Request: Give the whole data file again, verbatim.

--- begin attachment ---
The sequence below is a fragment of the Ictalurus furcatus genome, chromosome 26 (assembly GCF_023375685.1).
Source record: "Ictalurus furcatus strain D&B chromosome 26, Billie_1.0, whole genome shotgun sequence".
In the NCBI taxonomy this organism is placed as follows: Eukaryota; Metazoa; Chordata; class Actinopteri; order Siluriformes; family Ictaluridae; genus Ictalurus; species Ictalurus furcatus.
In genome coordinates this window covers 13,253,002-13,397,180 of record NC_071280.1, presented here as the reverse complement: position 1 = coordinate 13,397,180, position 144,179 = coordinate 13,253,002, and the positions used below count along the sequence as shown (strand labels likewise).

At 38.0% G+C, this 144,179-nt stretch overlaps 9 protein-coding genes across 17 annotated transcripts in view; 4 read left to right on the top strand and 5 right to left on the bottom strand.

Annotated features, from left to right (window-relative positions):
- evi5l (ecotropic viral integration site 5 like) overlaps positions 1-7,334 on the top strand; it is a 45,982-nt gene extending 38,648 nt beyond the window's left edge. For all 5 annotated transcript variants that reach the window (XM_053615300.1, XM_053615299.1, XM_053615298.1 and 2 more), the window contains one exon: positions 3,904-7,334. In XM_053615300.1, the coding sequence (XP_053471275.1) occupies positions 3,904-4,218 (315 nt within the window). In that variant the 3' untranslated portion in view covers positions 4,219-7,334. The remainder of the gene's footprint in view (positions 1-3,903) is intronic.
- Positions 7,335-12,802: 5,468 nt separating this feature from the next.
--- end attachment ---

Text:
The sequence below is a fragment of the Ictalurus furcatus genome, chromosome 26 (assembly GCF_023375685.1).
Source record: "Ictalurus furcatus strain D&B chromosome 26, Billie_1.0, whole genome shotgun sequence".
In the NCBI taxonomy this organism is placed as follows: Eukaryota; Metazoa; Chordata; class Actinopteri; order Siluriformes; family Ictaluridae; genus Ictalurus; species Ictalurus furcatus.
In genome coordinates this window covers 13,253,002-13,397,180 of record NC_071280.1, presented here as the reverse complement: position 1 = coordinate 13,397,180, position 144,179 = coordinate 13,253,002, and the positions used below count along the sequence as shown (strand labels likewise).

At 38.0% G+C, this 144,179-nt stretch overlaps 9 protein-coding genes across 17 annotated transcripts in view; 4 read left to right on the top strand and 5 right to left on the bottom strand.

Annotated features, from left to right (window-relative positions):
- evi5l (ecotropic viral integration site 5 like) overlaps positions 1-7,334 on the top strand; it is a 45,982-nt gene extending 38,648 nt beyond the window's left edge. For all 5 annotated transcript variants that reach the window (XM_053615300.1, XM_053615299.1, XM_053615298.1 and 2 more), the window contains one exon: positions 3,904-7,334. In XM_053615300.1, the coding sequence (XP_053471275.1) occupies positions 3,904-4,218 (315 nt within the window). In that variant the 3' untranslated portion in view covers positions 4,219-7,334. The remainder of the gene's footprint in view (positions 1-3,903) is intronic.
- Positions 7,335-12,802: 5,468 nt separating this feature from the next.